Steam Deck Provides an Update on Anti-Cheat, Store & Library, & More

Steam Deck

It has been a little over a month since the Steam Deck officially started shipping, with Gaben himself even hand delivering some of them. With more than a handful of the device out in the wild, Valve is making sure to keep its fans update with development progress and plans for the future.

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In a post to the Steam community website, the developers shared plenty of information, including their priorities regarding anti-cheat, improving the on-screen keyboard, and goals to improve the Steam Deck’s battery life, just to name a few. You can check out the detailed press release and update video right down below.

Deck Verified: 2000 strong and growing
In just one month we’ve passed a huge milestone with 2000 games now officially Deck Verified or Playable. It’s been exciting to see the variety of games the community has been playing – new or old, big or small, every genre – it seems like players have been having a ton of fun on Deck. We’re going to continue charging through the Steam catalog and can’t wait to share the next big milestone here. We’re also listening carefully to customer feedback in this space, as we want to make sure the Deck Verified program is doing its job. To that end we’ve added a Feedback feature allowing customers to signal whether they agree or disagree with the Verified rating for each title.

Anti-cheat progress
One of our top priorities is to support as many titles on Steam as possible, and this includes titles that employ anti-cheat technology. Thanks to the collaborative efforts of developers, service providers, and Proton contributors we’ve made great progress in bringing these games to the Steam Deck community. The two biggest anti-cheat services, BattlEye and Easy Anti-Cheat, now have a streamlined path for developers that choose to enable support for Proton and Steam Deck. Elden Ring and Apex Legends are two examples of games which are taking advantage of this work, so far.

Steam Store and your Library
We’ve spent some time making the Steam Store more responsive and snappier on Deck. Plus we get that navigating through libraries can be unwieldy if you have a ton of games, so we’ve made it easier with fast scrolling. We’ve also added the ability to create dynamic collections within your library based on tags and other game characteristics.

…and connecting you to games beyond Steam
We worked closely with Microsoft to bring Xbox Cloud Gaming to Steam Deck users through the Microsoft Edge browser, and members of the community contributed to the Edge Flatpak that makes this accessible on Steam Deck. To enable input for Edge (a Chromium-based browser), we collaborated with the Google Chrome team on adding native support for the Deck controller, so it can be detected directly by websites.

Since launch we’ve improved the on-screen keyboard experience as well. Dual trackpad typing is now available, the game mode keyboard is now available in Desktop mode, and we’ve even added a bunch of new keyboard themes so you can pick whatever suits your typing mood.

Finding ways to improve battery life for Steam Deck is always high on our list. We find that depending on what you’re doing, you can expect between 2 and 8 hours of gameplay, but if you want to optimize for battery life even further there are additional options. In the past month we added the ability to reduce your framerate allll the way down to 15 fps (this setting works great for visual novels, puzzles and a lot of simulation games). And for those who love to tinker, we’ve made TDP (processor power), GPU Clock control, and FSR (screen scaling) settings available to optimize power even further.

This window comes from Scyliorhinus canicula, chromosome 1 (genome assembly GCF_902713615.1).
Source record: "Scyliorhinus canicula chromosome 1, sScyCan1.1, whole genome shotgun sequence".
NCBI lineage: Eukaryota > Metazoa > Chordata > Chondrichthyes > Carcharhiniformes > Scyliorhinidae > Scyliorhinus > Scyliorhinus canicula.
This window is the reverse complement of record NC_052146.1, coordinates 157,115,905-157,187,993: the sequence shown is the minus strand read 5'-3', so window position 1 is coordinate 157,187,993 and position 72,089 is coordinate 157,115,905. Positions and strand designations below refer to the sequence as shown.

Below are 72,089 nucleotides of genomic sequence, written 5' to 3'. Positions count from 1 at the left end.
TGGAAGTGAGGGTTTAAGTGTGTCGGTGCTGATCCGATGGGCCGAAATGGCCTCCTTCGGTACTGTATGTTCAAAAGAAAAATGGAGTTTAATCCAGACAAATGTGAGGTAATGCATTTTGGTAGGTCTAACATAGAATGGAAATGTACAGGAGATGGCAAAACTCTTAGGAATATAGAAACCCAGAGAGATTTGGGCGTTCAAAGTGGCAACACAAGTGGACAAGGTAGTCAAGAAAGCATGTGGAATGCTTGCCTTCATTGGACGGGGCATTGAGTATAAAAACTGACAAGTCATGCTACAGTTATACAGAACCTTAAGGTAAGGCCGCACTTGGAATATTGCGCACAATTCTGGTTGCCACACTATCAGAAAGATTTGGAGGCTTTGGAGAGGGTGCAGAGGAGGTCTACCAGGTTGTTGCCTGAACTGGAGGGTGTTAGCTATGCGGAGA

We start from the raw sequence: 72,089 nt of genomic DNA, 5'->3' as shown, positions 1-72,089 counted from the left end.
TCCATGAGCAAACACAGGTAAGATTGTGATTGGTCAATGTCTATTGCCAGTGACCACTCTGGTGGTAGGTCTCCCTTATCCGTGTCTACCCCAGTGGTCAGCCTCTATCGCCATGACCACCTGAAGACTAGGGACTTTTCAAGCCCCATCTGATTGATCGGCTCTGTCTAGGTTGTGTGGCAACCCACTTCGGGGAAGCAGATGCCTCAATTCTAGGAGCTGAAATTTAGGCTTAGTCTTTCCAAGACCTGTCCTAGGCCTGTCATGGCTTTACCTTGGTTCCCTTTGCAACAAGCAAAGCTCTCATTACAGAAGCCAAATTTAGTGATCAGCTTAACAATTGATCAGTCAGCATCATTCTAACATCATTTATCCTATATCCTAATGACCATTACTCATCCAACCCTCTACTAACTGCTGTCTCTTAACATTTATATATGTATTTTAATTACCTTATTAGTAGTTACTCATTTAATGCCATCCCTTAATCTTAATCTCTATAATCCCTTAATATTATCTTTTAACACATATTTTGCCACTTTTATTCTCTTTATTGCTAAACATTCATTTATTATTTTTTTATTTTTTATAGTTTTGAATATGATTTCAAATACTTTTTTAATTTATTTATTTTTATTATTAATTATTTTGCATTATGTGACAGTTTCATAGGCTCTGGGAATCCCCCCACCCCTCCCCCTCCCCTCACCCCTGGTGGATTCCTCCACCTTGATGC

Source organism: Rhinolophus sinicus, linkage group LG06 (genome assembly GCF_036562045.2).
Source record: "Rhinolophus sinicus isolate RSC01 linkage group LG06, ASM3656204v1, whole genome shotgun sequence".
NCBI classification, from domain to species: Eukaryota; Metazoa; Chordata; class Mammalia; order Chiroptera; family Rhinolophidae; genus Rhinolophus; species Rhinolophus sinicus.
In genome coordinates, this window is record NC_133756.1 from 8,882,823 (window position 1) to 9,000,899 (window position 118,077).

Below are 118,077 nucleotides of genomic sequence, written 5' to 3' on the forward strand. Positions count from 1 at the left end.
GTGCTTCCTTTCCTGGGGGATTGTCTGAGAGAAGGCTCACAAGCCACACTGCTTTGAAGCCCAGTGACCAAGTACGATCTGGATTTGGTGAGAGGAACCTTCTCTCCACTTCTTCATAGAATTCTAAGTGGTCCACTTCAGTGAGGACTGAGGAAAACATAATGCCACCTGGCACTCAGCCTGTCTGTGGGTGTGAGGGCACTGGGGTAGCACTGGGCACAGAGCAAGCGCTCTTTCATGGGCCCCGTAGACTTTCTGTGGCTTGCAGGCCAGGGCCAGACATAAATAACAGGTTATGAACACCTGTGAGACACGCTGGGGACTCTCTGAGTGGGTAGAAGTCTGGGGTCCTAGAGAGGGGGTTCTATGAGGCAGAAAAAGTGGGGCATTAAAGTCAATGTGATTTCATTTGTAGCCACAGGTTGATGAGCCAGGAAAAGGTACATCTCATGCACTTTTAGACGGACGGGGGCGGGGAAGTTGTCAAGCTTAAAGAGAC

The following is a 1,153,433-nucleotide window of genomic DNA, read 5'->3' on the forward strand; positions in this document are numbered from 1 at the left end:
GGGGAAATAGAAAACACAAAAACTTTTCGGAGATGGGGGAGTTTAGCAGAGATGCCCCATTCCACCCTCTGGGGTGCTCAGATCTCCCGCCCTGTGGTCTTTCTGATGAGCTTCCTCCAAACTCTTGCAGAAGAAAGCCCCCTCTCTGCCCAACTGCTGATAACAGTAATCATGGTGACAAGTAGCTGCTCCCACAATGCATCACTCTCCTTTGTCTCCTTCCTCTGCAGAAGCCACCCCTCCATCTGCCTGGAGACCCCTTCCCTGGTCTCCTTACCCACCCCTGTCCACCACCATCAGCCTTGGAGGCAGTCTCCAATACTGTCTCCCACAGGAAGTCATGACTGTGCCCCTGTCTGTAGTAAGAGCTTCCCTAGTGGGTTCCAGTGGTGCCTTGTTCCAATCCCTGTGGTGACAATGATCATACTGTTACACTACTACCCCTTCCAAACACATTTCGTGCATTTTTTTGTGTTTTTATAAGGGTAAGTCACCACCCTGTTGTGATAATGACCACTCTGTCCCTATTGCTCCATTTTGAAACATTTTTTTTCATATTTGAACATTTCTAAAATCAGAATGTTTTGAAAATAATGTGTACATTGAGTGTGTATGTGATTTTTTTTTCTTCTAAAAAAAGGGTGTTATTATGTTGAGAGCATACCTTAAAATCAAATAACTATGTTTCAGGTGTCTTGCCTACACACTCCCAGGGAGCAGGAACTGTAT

While there is still driver work to do, you can now install Windows 10 (and soon, 11). We’ve been working with AMD and other partners and have been making steady progress on Windows Drivers. fTPM support is currently in beta, and once that ships Windows 11 can be installed. The last big piece is Windows audio drivers, and we hope to share good news about that soon.

Did we mention it’s a PC?
In the month since Steam Deck launched, we’ve seen folks using it as their work computer and main desktop; we’ve seen people using it to write code and for 3D modeling; and we’ve even seen the community starting to write software specifically for Steam Deck.

Planes, trains, and automobiles
And buses, parking lots, etc. People are sharing stories (and pictures) of how Steam Deck is keeping them busy (or happily distracted) while commuting, while waiting, and even while their kids are busy in an after-school class. We’re looking forward to seeing where you play yours next.

Speaking of what’s next (for us): More to come
Our goal continues to be finding ways to improve your experience on Steam Deck, and that means we’ll keep listening for your feedback. Please get in touch with us in the forums, and if you’re experiencing any issues with your Steam Deck, don’t hesitate to report the bug (we made a quick link to this available in the Quick Access Menu).

The Steam Deck is available now for reservations, with three different variations available for purchase. Anyone interested can head on over to the following link – just don’t expect to get it anytime soon, as shipping dates are slated for after Q3 (October 2022 or later).

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Andrew McMahon
Andrew was Twinfinite's Features Editor from 2020 through until March 2023 and wrote for the site from 2018. He has wandered around with a Bachelor's Degree in Communications sitting in his back pocket for a while now, all the while wondering what he is going to do for a career. Luckily, video games have always been there, especially as his writing career progresses.